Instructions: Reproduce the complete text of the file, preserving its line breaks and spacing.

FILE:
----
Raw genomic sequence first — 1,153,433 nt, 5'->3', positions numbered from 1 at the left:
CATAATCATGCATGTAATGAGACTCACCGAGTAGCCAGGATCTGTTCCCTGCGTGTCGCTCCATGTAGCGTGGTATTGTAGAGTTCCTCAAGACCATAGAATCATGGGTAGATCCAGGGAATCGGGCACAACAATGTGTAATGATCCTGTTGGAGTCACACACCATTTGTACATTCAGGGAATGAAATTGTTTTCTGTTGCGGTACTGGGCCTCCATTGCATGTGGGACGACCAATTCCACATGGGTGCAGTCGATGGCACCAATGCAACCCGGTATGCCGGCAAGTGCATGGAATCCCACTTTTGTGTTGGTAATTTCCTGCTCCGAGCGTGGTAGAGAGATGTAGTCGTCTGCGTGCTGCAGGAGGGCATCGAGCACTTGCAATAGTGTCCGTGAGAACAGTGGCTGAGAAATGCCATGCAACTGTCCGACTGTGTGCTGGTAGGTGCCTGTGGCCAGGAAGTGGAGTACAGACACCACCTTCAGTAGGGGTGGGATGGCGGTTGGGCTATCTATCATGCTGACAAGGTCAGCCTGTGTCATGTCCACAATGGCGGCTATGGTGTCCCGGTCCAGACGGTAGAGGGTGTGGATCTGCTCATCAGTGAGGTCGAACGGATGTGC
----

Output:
Raw genomic sequence first — 1,153,433 nt, 5'->3', positions numbered from 1 at the left:
CATAATCATGCATGTAATGAGACTCACCGAGTAGCCAGGATCTGTTCCCTGCGTGTCGCTCCATGTAGCGTGGTATTGTAGAGTTCCTCAAGACCATAGAATCATGGGTAGATCCAGGGAATCGGGCACAACAATGTGTAATGATCCTGTTGGAGTCACACACCATTTGTACATTCAGGGAATGAAATTGTTTTCTGTTGCGGTACTGGGCCTCCATTGCATGTGGGACGACCAATTCCACATGGGTGCAGTCGATGGCACCAATGCAACCCGGTATGCCGGCAAGTGCATGGAATCCCACTTTTGTGTTGGTAATTTCCTGCTCCGAGCGTGGTAGAGAGATGTAGTCGTCTGCGTGCTGCAGGAGGGCATCGAGCACTTGCAATAGTGTCCGTGAGAACAGTGGCTGAGAAATGCCATGCAACTGTCCGACTGTGTGCTGGTAGGTGCCTGTGGCCAGGAAGTGGAGTACAGACACCACCTTCAGTAGGGGTGGGATGGCGGTTGGGCTATCTATCATGCTGACAAGGTCAGCCTGTGTCATGTCCACAATGGCGGCTATGGTGTCCCGGTCCAGACGGTAGAGGGTGTGGATCTGCTCATCAGTGAGGTCGAACGGATGTGC